Venus Update #4: Diversions

16 07 2008

You know, it’s one thing to remove a part; clean it up, repaint or plate it, and then put it back on…but still another to have to design, fabricate, and fit whole new parts. This was a diversion that I knew was coming, and it finally reared its ugly head. 

The issue I had to resolve while the body was upside down was that of the hood hinge. This took a lot of time away from body work since I had to start at ground zero. The hinges that were on this car originally were hardware-store grade “gate hinges” which I was not about to re-use.

I designed and fabricated a new hinge assembly, shown below. Probably a bit over-engineered for all practical purposes, but that’s the way I do things. This assembly is welded to a 1/8th” plate. There is an exact duplicate plate under it with studs that have been brazed on. The lower plate will get epoxied and glassed to the body using 3M DP 190 epoxy cement, and then glassed in. However, it will not be quite as simple as just cementing it in place…I have to make sure that the hinge arms land in the exact symmetrical position(s) on the hood, otherwise they will look skewed when the hood was open. And if you’re thinking that 1/8th inch is a bit slim, keep in mind that the hood weight is only 30 pounds. The welding of the hinge bearings on each side did an awful lot to stiffen this piece….and once it’s mated to the other plate, that’s 1/4 inch…far more than needed. 

 
Then I had to design the brackets that were to go onto the underside of the hood. I tried many different shapes and had a difficult time deciding which to use. Ultimately, after deciding on the right shape and size (with thanks from HAMBers), I bought some 3/16ths flat stock, and cut 4 pieces in the cut-off grinder. I then located the centers on one piece, using one of the flat sides of the stock for one of the triangle sides. I then drilled all 1/4″ at the 3 corners. Since I did not want the mess that a cutting torch makes, I fashioned a jig that would allow be to hold the pieces square in the cut-off grinder to cut off the other side of the triangle. All four pieces proved to be too much for the grinder, so I backed off to one at a time. Well, even that was too much to ask of my DeWalt cut-off grinder…I guess I must have glazed the edge or something…jeez! Can’t cut through a piece of 3/16ths steel? WORTHLESS!!

I ended up using my trusty Rigid angle-grinder with a cut-off blade in it….it was like a hot knife thru butta’…and a lot straighter I might add. The cut-outs were ready for individual shaping, again using the angle-grinder and a 36 grit flap disk. Two pieces were bases and received studs; the other two were for eventual welding to the hinge arm. (Not finished here).

The next issue to resolve is shown below. The hinge arms “land” on the hood way too short. Ideally, the triangle brackets need to be about midway between the lip of the hood and the hood scoop opening. By my measurements, I need an additional 3.5″ for these arms to work. By the way, these arms were purchased at Speedway or Summit; trying to save some time and bucks, don’t you know. I’m still trying to resolve this problem, and I have these over at my auto mechanic’s shop right now. He’s going to try to heat and bend these to get the 3 inches, but we don’t know if it’s going to work. These arms are actually tubes, and there’s a chance that bending will collapse the tubing. But nothing ventured; nothing gained. I may have to get some custom tubes (or solids) bent, but we can’t find anyone with a 3/4″ bending die…and these dies are about $250! So hopefully we can come up with a solution to this problem. (The shapes under the arms are just cut-outs of black paper).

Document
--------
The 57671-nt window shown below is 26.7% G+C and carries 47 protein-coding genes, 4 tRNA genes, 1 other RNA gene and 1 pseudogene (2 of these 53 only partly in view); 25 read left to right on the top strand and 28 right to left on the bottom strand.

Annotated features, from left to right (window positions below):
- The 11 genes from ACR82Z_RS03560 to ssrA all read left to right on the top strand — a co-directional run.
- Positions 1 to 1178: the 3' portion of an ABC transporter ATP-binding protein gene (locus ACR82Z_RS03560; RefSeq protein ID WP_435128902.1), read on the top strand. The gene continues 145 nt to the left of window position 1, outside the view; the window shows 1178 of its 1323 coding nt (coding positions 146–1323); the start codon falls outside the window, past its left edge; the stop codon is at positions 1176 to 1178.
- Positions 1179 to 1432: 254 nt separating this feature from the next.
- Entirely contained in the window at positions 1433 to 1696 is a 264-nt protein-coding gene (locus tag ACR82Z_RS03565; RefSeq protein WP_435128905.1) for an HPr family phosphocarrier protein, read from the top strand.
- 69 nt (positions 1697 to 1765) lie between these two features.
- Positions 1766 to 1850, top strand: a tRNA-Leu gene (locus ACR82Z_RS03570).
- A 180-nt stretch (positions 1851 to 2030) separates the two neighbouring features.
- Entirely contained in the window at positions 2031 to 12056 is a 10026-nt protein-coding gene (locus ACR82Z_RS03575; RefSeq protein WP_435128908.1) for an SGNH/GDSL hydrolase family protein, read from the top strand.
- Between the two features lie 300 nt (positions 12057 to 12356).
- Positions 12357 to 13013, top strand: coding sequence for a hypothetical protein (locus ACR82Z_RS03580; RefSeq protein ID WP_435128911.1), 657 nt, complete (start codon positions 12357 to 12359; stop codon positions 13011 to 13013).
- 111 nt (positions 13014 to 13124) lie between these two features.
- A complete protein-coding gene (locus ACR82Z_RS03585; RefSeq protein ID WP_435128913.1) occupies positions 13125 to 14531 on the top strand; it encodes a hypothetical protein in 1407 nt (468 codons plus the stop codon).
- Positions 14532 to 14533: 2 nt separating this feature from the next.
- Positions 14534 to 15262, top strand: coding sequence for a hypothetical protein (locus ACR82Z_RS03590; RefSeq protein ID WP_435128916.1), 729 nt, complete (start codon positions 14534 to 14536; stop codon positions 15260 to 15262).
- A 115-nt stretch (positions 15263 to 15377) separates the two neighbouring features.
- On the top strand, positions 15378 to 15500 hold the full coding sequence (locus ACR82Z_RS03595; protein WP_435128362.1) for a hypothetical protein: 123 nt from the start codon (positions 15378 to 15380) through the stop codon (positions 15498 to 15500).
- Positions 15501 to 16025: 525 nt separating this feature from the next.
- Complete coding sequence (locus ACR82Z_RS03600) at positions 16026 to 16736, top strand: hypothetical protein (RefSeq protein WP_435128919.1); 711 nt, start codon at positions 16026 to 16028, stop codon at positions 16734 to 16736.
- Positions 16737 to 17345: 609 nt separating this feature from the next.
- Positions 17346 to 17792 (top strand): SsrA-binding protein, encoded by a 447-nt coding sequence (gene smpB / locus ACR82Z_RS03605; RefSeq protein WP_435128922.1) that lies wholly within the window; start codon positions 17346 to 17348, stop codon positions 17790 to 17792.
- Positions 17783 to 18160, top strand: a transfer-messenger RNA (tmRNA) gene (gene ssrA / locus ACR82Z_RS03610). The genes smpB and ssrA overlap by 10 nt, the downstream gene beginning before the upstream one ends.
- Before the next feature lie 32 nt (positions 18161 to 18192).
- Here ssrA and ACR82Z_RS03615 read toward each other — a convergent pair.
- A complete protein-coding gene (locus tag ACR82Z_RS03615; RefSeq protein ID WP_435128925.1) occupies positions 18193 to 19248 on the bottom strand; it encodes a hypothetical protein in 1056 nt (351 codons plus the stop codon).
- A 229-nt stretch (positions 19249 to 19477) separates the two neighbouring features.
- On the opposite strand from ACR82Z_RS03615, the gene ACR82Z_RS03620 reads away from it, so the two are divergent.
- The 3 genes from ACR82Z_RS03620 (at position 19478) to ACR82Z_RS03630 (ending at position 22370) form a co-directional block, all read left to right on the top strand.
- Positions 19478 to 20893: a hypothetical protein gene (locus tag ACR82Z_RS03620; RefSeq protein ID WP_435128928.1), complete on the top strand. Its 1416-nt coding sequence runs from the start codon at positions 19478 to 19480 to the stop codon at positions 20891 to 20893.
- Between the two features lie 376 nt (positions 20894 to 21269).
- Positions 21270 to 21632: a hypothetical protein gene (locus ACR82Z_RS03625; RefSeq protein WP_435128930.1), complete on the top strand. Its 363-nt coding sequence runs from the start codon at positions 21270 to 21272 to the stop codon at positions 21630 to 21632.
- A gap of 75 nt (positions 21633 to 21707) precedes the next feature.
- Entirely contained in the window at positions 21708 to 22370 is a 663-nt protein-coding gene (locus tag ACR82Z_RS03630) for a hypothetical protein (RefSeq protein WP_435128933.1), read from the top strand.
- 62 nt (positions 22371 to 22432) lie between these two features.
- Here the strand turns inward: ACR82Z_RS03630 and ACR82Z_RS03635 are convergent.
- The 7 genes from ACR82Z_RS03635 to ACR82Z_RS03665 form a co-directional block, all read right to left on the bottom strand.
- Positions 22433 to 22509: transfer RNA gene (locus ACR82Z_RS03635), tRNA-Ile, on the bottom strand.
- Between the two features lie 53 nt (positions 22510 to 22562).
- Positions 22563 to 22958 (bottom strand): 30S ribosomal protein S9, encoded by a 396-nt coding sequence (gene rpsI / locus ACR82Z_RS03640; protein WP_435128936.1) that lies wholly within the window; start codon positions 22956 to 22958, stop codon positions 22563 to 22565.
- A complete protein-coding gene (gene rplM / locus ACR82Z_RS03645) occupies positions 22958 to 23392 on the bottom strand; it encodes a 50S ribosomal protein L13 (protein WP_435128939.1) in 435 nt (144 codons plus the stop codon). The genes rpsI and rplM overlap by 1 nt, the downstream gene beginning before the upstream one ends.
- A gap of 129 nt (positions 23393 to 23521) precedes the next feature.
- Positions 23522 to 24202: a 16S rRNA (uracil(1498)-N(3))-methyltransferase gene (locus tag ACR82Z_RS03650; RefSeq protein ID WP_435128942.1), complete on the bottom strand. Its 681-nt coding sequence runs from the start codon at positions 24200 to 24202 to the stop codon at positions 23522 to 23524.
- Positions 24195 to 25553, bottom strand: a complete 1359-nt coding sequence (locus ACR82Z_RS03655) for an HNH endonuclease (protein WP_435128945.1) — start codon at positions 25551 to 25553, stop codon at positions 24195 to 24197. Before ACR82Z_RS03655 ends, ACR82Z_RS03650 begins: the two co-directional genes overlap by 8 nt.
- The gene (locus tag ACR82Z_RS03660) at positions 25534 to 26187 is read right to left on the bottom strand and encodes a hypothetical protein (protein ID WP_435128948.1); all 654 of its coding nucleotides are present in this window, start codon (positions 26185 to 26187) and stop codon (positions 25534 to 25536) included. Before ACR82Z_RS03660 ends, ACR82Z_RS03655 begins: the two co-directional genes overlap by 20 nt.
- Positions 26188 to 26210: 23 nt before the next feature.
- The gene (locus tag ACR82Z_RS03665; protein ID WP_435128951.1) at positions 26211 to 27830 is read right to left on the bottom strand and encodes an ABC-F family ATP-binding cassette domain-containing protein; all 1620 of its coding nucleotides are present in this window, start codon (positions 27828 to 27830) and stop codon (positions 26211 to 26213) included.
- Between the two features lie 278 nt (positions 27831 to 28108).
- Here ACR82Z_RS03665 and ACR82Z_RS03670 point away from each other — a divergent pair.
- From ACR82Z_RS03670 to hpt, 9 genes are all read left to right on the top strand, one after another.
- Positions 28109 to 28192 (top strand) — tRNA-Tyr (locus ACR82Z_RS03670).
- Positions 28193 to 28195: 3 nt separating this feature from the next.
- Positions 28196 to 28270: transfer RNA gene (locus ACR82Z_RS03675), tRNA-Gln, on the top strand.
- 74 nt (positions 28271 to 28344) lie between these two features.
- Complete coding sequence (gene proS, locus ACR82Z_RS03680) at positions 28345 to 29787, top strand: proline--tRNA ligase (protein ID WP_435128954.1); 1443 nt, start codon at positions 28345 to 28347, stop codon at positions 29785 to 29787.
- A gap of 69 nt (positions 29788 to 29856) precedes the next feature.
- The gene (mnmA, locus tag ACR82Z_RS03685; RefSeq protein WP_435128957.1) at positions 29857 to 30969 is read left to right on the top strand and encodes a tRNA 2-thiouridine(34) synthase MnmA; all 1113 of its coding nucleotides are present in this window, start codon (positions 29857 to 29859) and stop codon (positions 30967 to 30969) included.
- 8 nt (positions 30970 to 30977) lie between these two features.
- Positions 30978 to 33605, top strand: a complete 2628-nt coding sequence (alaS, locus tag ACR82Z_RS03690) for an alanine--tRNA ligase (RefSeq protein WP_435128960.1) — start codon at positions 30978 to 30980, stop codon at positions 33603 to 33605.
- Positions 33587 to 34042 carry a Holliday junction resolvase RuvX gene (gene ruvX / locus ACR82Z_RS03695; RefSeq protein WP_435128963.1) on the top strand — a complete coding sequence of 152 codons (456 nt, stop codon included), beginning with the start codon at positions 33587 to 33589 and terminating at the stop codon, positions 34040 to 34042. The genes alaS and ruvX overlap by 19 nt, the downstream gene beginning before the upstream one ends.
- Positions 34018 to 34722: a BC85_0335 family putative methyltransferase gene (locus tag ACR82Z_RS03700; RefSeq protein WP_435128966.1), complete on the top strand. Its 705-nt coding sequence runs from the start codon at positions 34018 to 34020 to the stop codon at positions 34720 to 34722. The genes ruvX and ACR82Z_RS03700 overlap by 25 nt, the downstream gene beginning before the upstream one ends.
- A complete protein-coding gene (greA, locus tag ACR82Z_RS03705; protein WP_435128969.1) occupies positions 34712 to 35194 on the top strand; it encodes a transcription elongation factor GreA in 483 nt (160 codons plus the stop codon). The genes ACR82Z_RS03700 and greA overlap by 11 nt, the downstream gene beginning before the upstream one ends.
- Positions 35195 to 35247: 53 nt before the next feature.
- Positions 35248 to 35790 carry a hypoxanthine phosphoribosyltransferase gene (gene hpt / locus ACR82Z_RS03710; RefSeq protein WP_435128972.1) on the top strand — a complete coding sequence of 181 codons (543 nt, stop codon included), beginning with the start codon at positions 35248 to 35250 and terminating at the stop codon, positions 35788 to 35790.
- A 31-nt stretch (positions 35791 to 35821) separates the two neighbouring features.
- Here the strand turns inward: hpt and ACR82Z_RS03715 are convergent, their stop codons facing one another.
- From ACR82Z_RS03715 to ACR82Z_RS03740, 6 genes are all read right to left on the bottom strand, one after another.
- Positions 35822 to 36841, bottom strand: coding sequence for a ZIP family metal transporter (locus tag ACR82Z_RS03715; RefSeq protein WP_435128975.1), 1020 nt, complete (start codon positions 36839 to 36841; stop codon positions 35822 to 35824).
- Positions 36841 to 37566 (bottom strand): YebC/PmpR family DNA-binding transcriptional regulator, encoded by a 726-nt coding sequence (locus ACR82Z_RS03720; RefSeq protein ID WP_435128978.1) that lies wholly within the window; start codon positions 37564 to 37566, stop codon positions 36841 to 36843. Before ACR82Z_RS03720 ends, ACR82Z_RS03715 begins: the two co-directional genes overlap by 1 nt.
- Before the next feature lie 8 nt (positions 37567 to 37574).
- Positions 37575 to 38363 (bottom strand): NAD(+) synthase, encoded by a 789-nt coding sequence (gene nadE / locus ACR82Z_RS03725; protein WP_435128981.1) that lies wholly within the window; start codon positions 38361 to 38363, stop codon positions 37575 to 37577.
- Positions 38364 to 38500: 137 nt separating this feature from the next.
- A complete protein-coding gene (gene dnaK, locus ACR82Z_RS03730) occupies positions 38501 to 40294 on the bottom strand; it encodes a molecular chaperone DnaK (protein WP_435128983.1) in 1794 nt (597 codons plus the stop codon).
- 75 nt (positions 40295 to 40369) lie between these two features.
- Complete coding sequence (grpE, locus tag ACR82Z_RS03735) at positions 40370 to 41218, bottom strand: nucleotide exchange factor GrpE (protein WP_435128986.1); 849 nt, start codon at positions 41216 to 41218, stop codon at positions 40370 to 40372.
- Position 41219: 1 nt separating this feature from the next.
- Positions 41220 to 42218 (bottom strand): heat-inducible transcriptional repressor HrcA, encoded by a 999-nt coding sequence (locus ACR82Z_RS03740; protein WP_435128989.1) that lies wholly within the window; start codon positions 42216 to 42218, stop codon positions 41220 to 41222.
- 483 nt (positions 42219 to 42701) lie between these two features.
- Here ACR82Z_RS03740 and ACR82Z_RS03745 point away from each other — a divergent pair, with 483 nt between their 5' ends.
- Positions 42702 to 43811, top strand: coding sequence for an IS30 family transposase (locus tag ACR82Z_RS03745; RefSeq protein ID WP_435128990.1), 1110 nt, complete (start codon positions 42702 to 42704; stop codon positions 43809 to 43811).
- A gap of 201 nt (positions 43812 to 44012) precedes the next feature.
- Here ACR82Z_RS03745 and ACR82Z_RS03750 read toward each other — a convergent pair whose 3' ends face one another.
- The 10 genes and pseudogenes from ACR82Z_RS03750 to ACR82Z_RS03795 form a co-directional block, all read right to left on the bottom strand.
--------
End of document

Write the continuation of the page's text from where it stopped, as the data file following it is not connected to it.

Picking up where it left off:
The fabrication of all these parts had to be done before I could even begin to fit them to the Venus. It’s very difficult to do this without a proper workshop/garage, and without specific power tools that you’ll probably only use once. Yes, I could take everything to a shop for a custom fit, but that involves taking the upside down Venus body, hood, and parts to a shop…which mean loading up the trailer and probably spending a thousand bucks to have it done. No, this shouldn’t be that difficult a hurdle. If I could just find a 3/4″ bending die….I may end up buying one anyway, but it’s about half of what an entire bending machine costs!

Update:
I have decided there is no way to use the existing hinge arms. I am currently shopping around for someone to make a custom set. Here’s the rough drawing of what I need:

Moving on, I finally have my 4 grill spokes, each of which are from the back bumper of a 1951 Merc. Finding decent pieces has been difficult, expensive, and a long, drawn-out process. Although some sellers will tell you thier piece has a slight bend or a small dent, you really don’t know what you’re getting until its in your hands. Below is a photo of the four “good” pieces on the left, and the three “rejects” on the right. (The best two came from Jim Pullen from the H.A.M.B; thanks Jim!). Below that is a photo showing the underside of the “good” pieces. One is pitted quite heavily with rust, but as long as there are no holes, I should be okay. The bottom part won’t show anyway; and I still have to grind off the license plate light bracket on these.

I need to prefit and pre-drill the holes for these four pieces before I can get the body painted, and before I have the spokes chrome plated. I may do this when the body has been flipped right-side up.

Last but not least, here’s a pic of my friend and fellow HAMB’er Jim Pullen with his ’51 Merc project…very nice engine work, Jim!!

Not much of a post, but I wanted to get away from the Venus toys post….this in not a “model” blog.

Thanks for your time!

Patrick


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